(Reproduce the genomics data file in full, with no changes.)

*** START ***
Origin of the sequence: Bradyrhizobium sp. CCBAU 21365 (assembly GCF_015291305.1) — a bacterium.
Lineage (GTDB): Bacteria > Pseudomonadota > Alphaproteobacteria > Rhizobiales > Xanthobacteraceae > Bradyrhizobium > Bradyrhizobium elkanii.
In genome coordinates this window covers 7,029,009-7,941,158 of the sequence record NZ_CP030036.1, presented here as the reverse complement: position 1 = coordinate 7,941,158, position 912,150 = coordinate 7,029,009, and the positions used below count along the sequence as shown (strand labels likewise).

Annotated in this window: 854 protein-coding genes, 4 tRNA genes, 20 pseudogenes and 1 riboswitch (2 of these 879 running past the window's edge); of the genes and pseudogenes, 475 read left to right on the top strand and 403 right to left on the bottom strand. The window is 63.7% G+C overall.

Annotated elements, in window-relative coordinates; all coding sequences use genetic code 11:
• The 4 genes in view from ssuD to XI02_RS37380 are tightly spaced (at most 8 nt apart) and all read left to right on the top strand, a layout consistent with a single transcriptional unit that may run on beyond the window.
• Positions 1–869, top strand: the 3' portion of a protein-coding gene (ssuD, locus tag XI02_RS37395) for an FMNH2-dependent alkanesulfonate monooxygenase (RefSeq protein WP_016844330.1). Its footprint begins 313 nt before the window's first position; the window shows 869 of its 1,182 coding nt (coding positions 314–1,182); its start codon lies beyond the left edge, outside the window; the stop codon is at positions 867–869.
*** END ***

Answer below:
Origin of the sequence: Bradyrhizobium sp. CCBAU 21365 (assembly GCF_015291305.1) — a bacterium.
Lineage (GTDB): Bacteria > Pseudomonadota > Alphaproteobacteria > Rhizobiales > Xanthobacteraceae > Bradyrhizobium > Bradyrhizobium elkanii.
In genome coordinates this window covers 7,029,009-7,941,158 of the sequence record NZ_CP030036.1, presented here as the reverse complement: position 1 = coordinate 7,941,158, position 912,150 = coordinate 7,029,009, and the positions used below count along the sequence as shown (strand labels likewise).

Annotated in this window: 854 protein-coding genes, 4 tRNA genes, 20 pseudogenes and 1 riboswitch (2 of these 879 running past the window's edge); of the genes and pseudogenes, 475 read left to right on the top strand and 403 right to left on the bottom strand. The window is 63.7% G+C overall.

Annotated elements, in window-relative coordinates; all coding sequences use genetic code 11:
• The 4 genes in view from ssuD to XI02_RS37380 are tightly spaced (at most 8 nt apart) and all read left to right on the top strand, a layout consistent with a single transcriptional unit that may run on beyond the window.
• Positions 1–869, top strand: the 3' portion of a protein-coding gene (ssuD, locus tag XI02_RS37395) for an FMNH2-dependent alkanesulfonate monooxygenase (RefSeq protein WP_016844330.1). Its footprint begins 313 nt before the window's first position; the window shows 869 of its 1,182 coding nt (coding positions 314–1,182); its start codon lies beyond the left edge, outside the window; the stop codon is at positions 867–869.